So, how far will VW roll the dice this time? From trail-blazing featherweight 1970s original to bloated 1990s chubster, the GTI is the everyman prize-fighter that went to seed before getting on the comeback trail. The 2004 Mark 5 version, in particular, remains a Top Gear favourite, the one car above all others that truly merits that ancient car journalist and almost Confucian saying, ‘the only car you’ll ever need.’ Well, it is. Or was.
So here’s the party line: ‘New Golf GTI: faster, more efficient and cheaper to insure’. Hmm. We live in difficult times, but even so, this is unpromising. A 47.1mpg combined average and 139 CO2s is not the stuff of fizzy nether regions, which is surely what the GTI is meant to deliver. On the other hand, spend £980 on top of the £25,845 the ‘base’ model costs and you’ll get the Performance pack, which wrings roughly 10 more bhp from the GTI’s 2.0-litre turbo four (to 229), adds bigger brakes, and most importantly introduces a clever new limited slip diff. The nether regions are, er, stirring.
We’re at a private racing circuit in the south of France for an exclusive assessment; so serious is VW about its saucy new diff that there are more engineers on hand to explain it than there are journalists to listen. ‘The Golf GTI is a car that everyone, regardless of their ability, should be able to drive to maybe 90 per cent of its maximum within a few minutes,’ Karsten Schebsdat, manager of passenger car chassis tuning, tells me. Lots of wavy lines and pointing to schwimmwinkel – slip angles – certainly suggests that this is a car that can handle a whole load of abuse. ‘We did a slalom test in the GTI at 140mph, and as you can see there are no sharp curves on the graph,’ Karsten adds. Slalom at 140mph? Rather him than me.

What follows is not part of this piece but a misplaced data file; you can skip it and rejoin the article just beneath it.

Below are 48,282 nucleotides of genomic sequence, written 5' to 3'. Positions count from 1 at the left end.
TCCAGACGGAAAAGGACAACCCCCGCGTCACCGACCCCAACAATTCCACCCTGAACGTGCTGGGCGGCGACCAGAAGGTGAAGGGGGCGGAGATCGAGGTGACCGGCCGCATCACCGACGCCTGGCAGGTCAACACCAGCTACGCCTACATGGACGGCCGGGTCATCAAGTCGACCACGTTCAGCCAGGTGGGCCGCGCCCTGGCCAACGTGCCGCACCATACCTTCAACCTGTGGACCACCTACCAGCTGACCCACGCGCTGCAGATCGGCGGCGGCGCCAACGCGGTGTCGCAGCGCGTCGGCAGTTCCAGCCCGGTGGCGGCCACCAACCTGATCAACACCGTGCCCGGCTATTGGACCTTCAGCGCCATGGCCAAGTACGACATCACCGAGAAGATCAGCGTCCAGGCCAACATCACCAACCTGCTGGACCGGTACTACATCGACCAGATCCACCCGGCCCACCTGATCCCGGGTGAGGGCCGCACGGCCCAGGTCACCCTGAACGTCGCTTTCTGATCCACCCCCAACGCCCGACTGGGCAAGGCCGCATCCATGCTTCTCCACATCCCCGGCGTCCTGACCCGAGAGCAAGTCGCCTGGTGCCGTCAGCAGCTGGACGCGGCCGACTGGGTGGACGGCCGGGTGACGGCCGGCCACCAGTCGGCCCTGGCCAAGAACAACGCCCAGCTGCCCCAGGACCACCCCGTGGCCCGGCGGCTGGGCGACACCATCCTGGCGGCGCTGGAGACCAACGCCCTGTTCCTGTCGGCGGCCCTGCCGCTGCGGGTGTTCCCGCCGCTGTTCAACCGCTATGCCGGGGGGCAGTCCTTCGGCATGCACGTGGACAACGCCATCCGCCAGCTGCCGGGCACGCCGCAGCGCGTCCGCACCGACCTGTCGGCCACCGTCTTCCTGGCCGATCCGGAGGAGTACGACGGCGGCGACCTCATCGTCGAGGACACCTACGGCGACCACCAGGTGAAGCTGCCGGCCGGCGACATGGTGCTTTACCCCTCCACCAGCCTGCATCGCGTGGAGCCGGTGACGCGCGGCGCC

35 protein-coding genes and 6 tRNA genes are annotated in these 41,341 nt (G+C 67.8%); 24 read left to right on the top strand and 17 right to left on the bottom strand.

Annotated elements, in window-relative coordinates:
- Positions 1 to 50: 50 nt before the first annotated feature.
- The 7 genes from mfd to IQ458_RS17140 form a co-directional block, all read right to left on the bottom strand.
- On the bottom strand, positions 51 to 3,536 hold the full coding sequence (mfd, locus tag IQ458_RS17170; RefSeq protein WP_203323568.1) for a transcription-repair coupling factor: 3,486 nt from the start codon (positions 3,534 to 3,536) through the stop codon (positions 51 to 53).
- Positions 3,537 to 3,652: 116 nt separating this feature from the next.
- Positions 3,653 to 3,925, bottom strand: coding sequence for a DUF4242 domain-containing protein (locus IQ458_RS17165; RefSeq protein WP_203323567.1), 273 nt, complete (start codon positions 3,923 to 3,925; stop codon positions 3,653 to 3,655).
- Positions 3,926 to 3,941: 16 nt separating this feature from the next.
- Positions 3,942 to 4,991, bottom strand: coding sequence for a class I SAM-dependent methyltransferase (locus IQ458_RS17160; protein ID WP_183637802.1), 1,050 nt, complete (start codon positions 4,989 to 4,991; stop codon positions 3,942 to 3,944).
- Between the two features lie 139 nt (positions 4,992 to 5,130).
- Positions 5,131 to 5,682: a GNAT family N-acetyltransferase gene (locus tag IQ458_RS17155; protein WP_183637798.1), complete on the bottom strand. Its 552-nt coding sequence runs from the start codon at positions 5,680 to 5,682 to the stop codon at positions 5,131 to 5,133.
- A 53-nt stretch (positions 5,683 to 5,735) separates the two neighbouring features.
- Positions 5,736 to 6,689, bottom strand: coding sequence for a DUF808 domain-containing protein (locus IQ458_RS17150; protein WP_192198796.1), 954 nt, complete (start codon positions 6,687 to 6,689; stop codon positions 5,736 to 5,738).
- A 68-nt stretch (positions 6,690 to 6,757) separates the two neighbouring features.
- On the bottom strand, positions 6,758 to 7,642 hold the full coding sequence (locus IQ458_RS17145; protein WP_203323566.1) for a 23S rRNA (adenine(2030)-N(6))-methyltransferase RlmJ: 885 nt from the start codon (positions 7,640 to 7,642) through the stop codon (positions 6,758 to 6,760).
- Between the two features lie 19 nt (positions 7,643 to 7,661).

The diff in question is an electro-hydraulic set-up that locks up 100 per cent, and uses a multi-plate coupling – 50 per cent of the Haldex system VW has used for years – on the diff box and right driveshaft. The aim is simple: reduced steering angle, more precise handling, increased cornering velocity, sling-shot exit speeds.
Here we go, then. There’s a long, fast straight, wisely interrupted by a coned chicane, into a longish right-hander. You only have to look at it to know that this is understeer central, the sort of corner that murders tyres, lasts longer than a series of 24, and reduces whoever’s behind the wheel to tears of frustration. The approach to the corner is a good indicator of the GTI’s overall character: it’s super smooth, completely calm, and plenty fast enough without giving you any sort of nudge in the nuts. Slice through the cones at 90mph and the steering needs just a quick flick of the wrist. Not too hard on the brakes, and the exhaust emits an unexpectedly guttural rasp as you work your way down through the gearbox, then turn in. Accurate, linear and a little bit – whisper it – boring…